What's at stake?

14 Mar 2017 12:00 AM
This four-year research project, funded by the Ministry of Business Innovation and Employment, aims to better understand the impacts that non-native marine species have on New Zealand's coastal ecosystems. It is developing tools that will help us identify and prioritize future threats from new species and changes in the distribution and abundance of established pests.
[Image: Kimberley Seaward, NIWA]

Kennedy bay Erika Mackay 720 x 500

Like our native forests, New Zealand's marine plants and animals have evolved in relative isolation from other parts of the world and are vulnerable to the effects of non-native species. The number, distribution and abundance of non-native species in New Zealand's coastal waters is increasing, but our ability to manage threats from them is limited by our understanding of how they behave in New Zealand and the impacts that they have on our biodiversity, fisheries, aquaculture and other features of our marine environments that are integral to the lives of New Zealanders.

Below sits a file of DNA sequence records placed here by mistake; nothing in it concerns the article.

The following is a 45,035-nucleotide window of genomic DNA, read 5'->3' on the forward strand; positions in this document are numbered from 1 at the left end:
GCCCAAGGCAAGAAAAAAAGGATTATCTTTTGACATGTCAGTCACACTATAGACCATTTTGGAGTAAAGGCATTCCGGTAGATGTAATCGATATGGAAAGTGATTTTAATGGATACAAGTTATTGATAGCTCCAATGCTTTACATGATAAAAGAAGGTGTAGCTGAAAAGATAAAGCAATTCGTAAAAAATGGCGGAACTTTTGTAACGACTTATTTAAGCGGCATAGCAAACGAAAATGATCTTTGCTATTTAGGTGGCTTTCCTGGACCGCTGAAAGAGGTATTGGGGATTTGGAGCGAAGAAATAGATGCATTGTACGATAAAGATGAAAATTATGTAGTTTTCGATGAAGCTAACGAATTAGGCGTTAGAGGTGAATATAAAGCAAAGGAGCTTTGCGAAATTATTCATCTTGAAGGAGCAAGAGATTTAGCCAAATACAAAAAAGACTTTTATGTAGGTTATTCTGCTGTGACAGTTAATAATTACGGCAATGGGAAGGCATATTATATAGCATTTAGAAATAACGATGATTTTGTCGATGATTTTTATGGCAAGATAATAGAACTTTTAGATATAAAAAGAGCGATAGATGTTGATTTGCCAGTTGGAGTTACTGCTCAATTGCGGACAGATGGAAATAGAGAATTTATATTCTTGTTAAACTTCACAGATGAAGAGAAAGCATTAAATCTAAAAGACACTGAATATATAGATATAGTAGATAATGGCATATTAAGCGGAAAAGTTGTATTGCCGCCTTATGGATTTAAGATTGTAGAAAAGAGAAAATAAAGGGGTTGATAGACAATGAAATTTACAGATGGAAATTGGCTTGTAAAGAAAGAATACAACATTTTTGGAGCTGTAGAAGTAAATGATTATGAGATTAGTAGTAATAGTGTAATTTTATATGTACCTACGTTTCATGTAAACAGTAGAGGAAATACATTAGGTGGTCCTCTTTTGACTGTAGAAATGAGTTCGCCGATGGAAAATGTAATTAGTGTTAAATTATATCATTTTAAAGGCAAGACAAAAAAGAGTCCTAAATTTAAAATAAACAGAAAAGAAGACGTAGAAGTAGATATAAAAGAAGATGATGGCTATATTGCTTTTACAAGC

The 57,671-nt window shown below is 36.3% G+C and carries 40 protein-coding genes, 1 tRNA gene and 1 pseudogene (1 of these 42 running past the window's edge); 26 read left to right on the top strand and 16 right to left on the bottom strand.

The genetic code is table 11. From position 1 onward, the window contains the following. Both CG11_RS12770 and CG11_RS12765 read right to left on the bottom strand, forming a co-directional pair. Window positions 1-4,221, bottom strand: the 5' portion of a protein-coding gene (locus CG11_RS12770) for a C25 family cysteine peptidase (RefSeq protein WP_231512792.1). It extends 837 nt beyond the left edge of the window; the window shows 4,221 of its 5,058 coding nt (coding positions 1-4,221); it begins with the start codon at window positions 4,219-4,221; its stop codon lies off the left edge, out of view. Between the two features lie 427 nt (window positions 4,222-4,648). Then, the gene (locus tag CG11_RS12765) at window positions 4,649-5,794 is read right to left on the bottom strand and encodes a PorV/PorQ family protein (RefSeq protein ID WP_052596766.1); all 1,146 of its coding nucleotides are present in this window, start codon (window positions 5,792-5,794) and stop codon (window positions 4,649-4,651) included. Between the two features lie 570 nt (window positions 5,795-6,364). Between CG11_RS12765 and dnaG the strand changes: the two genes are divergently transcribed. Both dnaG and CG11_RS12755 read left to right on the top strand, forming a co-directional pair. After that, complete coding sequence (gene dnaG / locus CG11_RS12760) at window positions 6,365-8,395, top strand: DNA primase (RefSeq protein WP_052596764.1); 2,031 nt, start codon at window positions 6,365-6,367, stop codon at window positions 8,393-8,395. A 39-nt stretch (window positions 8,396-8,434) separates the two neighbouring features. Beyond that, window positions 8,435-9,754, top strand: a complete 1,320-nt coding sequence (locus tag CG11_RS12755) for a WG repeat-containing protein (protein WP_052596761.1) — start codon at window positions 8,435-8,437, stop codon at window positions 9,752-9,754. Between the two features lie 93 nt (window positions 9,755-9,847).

This programme aims to develop better understanding of the impacts that harmful non-native species have on our native marine biodiversity and the long-term benefits we derive from better marine biosecurity. It includes four streams of research:
  • developing standard classifications of the types of impacts caused by non-native marine species and methods to assess their effects on the cultural, economic, environmental and social values that are at threat,
  • measuring the effects of non-native species on native marine biodiversity and ecosystem function,
  • developing methods to forecast future distributions of non-native species in New Zealand's coastal waters, and
  • evaluating the costs of non-native marine species to New Zealand and benefits from their management.


Key contacts

Graeme Inglis Oliver Floerl Marnie Campbell
Science Leader Principal Investigator Principal Investigator
NIWA Cawthron Institute University of Waikato
[email protected] [email protected] [email protected]